State approves more aid to villages, towns, but not much

By Tom Rivers, Editor Posted 23 April 2024 at 11:49 am

Local governments pushed for more AIM allotments, which hadn’t increased in 15 years

The new state budget gives towns, villages and cities more unrestricted aid, but it’s not much.

The state hadn’t increased the Aid and Incentives to Municipalities for about 15 years. The new budget keeps AIM at $715 million, but makes a 7 percent increase or another $50 million in “New Temporary Municipal Assistance.”

Many of the local governments around the state, including in Orleans County, passed formal resolutions in February and March asking for a boost in AIM.

The governments around the state were seeking significantly more – about $1.1 billion in total to keep up with the cost of inflation after more than a decade of no increases.

Little of the AIM funding comes to Orleans County because there isn’t a city in the county. About 90 percent of the total in AIM goes to cities. Of the $715 million total, cities get $647,093,629 or 90.5 percent, towns are allocated $47.9 million or 6.7 percent and villages get $19.7 million or 2.8 percent.

Here are the amounts approved for the local governments in Orleans County, with the AIM funding plus the new amounts in “Temporary Municipal Assistance.”


  • Albion, $46,944 plus $3,284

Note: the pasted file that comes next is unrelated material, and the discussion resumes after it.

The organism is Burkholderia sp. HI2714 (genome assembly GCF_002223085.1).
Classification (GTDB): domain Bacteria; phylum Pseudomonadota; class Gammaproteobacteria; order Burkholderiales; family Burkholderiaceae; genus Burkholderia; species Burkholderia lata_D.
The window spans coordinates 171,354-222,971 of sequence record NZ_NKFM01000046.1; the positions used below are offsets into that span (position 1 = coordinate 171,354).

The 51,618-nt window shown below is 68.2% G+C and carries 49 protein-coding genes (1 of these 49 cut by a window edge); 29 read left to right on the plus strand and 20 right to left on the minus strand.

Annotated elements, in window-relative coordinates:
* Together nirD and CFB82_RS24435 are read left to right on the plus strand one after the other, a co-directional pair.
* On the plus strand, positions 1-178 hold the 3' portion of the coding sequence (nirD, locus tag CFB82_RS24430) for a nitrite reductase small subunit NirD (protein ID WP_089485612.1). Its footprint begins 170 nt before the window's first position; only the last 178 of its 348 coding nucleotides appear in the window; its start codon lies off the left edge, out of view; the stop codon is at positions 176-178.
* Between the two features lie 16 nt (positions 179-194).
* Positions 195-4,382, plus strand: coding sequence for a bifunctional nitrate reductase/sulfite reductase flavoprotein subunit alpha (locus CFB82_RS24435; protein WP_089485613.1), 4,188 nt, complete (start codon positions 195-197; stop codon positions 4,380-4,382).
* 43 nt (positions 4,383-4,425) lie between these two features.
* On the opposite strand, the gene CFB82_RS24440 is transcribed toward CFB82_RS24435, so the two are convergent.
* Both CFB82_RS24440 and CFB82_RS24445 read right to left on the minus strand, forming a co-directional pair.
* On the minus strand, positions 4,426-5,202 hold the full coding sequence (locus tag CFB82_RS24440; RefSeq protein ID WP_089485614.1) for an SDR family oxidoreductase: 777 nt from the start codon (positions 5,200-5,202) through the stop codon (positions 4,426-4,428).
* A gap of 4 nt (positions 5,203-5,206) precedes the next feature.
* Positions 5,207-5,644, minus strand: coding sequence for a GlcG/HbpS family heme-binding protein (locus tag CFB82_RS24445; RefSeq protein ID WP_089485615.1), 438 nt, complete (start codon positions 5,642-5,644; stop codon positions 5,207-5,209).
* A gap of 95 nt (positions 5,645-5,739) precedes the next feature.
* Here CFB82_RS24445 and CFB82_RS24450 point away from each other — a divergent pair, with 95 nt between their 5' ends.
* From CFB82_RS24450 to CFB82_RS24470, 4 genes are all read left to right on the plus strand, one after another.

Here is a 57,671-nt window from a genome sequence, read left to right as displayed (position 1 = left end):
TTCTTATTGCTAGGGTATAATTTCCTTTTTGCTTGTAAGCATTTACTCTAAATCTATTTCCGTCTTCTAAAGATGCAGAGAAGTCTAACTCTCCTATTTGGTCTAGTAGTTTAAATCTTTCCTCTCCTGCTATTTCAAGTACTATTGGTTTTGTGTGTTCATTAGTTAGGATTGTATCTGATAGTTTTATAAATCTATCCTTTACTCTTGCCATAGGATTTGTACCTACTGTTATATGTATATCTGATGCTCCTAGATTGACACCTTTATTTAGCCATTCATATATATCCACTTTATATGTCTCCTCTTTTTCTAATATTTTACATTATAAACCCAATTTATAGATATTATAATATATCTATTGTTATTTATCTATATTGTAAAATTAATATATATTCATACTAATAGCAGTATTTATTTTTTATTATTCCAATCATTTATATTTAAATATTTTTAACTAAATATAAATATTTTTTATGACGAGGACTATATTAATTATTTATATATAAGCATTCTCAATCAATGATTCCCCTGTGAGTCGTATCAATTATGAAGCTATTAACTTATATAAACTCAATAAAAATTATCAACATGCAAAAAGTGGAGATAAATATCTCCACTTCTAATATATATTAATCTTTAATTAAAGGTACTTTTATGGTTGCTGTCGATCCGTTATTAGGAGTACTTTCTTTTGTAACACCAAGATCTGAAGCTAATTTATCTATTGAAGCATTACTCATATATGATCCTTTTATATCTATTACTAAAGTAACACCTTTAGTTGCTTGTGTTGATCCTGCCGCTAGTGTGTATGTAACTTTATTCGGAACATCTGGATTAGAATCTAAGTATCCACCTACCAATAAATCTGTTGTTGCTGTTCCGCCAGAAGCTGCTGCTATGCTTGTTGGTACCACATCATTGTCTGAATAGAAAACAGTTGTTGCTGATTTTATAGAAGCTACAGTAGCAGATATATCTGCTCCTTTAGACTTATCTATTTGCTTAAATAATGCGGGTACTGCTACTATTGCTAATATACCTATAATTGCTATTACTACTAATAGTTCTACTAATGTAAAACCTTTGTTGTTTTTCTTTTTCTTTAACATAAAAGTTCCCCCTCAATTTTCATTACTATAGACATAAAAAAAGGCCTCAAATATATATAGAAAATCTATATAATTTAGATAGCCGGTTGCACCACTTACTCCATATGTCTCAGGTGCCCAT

• Barre, $12,486 plus $873
  • Carlton, $13,680 plus $957
  • Clarendon, $11,416 plus $799
  • Gaines, $21,323 plus $1,492
  • Kendall, $21,299 plus $1,490
  • Murray, $44,677 plus $3,125
  • Ridgeway, $46,273 plus $3,237
  • Shelby, $45,007 plus $3,149
  • Yates, $10,421 plus $729


  • Albion 38,811 plus $2,715
  • Holley 17,786 plus $1,244
  • Lyndonville 6,251 plus $437
  • Medina 45,523 plus $3,185

Barbara Van Epps, executive director of the New York State Conference of Mayors, said the organization appreciates a funding boost, and she thanked the many local governments for passing resolutions, meeting with state legislators and pushing for more money to help offset some of the inflationary increases faced by municipalities.

“NYCOM is happy to report that after 15 years, the Adopted State Budget includes an additional $50 million in unrestricted state aid for cities, villages and towns,” she said in a statement. “While this may not translate into significant dollars for all of our members, we do see this as a positive step forward and hopefully the beginning of a stronger and more meaningful state-local partnership.”